However, it is clear from his biography that it was not simply his performance as a public speaker which made him a respected academic. Affectionate memories recounted by former students point to his generosity and encouragement to individuals outside the lecture hall. A former pupil maintained: "no man ever had a deeper and kindlier sympathy with the feelings of youth; none could be prompter and sincerer to give advice and assistance when required" (1). One young writer that Wilson met and encouraged was the Eaglesham poet, Robert Pollok.

Lasting reputation

John Wilson was perhaps not the best writer in Edinburgh's literary circle, nor the most qualified academic to hold a professorship. Nevertheless, the strength of his personality and performances as 'The Professor' and his substantial output of journalism and other writings made him a prominent public figure of the times. He had a genuine love for all things youthful, be it sports, his students or happy memories of his own younger days, particularly those spent in Mearns.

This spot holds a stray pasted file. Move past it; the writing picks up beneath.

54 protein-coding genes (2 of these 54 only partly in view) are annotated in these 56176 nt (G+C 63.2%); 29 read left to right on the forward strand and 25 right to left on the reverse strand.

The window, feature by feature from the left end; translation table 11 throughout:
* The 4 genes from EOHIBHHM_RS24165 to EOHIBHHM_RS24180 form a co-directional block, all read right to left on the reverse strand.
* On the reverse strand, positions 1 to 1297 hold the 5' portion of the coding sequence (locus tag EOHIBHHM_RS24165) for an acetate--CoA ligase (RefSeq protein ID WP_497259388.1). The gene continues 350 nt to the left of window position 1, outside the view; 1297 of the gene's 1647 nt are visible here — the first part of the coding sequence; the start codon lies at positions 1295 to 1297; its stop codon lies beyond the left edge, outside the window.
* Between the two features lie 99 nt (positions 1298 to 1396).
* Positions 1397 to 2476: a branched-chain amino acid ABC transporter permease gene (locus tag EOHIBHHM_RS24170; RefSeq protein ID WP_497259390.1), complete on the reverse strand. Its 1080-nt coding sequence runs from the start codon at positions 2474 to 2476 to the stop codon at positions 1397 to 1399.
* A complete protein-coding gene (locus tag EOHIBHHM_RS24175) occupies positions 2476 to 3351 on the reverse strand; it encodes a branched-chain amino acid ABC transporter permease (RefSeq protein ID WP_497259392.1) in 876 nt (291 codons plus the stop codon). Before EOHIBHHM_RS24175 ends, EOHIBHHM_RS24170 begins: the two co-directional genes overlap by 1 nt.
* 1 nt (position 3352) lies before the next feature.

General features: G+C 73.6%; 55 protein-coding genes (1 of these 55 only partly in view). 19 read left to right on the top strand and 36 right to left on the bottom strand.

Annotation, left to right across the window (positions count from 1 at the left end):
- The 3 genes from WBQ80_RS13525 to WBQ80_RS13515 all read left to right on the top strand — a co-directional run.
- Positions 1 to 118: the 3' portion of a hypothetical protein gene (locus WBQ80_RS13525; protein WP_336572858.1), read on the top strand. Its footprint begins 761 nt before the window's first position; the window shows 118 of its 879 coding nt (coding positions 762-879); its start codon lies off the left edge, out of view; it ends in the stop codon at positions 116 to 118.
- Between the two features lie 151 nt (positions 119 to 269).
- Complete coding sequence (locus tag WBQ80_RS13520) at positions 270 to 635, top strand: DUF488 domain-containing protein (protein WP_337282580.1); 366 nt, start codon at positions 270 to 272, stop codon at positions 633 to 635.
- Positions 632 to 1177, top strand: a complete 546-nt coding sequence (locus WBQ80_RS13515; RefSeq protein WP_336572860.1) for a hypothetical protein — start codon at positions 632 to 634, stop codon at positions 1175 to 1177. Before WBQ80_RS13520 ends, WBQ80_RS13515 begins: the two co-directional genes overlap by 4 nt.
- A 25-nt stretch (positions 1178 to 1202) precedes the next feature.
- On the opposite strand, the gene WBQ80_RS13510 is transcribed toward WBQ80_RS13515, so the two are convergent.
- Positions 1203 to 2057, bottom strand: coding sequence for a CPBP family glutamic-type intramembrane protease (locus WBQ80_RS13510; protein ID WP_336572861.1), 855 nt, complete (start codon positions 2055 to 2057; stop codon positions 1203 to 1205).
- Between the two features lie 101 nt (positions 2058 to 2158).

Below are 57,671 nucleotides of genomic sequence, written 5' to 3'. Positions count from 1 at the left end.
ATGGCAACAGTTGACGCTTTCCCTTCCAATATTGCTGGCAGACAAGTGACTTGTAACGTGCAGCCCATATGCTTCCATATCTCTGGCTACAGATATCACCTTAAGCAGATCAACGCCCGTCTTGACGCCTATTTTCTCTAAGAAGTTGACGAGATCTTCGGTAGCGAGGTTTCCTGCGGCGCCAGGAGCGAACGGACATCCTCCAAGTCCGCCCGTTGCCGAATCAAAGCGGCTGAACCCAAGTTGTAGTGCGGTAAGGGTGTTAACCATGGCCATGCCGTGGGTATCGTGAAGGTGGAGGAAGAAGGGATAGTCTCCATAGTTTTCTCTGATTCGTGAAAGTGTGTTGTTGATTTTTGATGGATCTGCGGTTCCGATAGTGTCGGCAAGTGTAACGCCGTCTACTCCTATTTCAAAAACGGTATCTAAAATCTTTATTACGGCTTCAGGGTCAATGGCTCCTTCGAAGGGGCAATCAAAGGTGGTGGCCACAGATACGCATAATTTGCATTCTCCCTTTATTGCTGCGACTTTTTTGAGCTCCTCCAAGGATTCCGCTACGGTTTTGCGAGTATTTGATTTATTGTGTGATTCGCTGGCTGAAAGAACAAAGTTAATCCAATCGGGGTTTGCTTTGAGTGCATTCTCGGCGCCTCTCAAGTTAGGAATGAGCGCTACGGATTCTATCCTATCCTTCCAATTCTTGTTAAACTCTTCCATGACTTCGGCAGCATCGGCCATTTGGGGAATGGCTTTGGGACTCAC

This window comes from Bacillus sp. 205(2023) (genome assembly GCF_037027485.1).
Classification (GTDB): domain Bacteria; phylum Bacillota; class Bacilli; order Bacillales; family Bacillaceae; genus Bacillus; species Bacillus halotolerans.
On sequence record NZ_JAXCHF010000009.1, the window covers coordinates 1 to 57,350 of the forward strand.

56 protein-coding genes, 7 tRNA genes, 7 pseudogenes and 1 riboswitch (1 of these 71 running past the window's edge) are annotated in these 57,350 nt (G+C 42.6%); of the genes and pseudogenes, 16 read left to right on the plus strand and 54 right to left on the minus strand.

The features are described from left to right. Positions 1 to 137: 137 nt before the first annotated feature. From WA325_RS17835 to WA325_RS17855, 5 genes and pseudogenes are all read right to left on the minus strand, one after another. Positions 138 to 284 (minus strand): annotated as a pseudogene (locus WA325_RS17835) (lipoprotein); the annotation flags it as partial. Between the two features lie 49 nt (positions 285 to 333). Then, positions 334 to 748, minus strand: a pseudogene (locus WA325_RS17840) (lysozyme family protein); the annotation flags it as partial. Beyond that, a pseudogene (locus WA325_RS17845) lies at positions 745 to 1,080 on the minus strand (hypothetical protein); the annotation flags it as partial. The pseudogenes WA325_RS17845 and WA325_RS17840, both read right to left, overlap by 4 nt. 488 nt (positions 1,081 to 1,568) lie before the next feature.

Hit hard in later life by the loss of both his wife, and of his great friend William Blackwood, in the late 1830s, Wilson himself died in 1854. His character is best summed up by his daughter, who said that he had been "endowed with that best gift: a heart that never grew old" (2). A statue to his memory stands in the East Princes Street Gardens in Edinburgh.

References

(1) Gordon, Mary Wilson, Christopher North: a Memoir of John Wilson, 1863, p226.

(2) Gordon, Mary Wilson, ibid., p226.

Further Reading

Ousby, Ian (ed.), The Cambridge Guide to Literature in English, Cambridge University Press, 1993

Keay, John and Keay, Julian (eds.), Collins Encyclopaedia of Scotland edited, Harper Collins, 1994

Campell, Ian, John Wilson (from SLAINTE's Gateway to Scottish Authors)

Gordon, Mary Wilson, Christopher North: a Memoir of John Wilson, (available online at the Internet Archive), 1863

Wilson, John, Recreations of Christopher North, (available online at the Internet Archive), 1842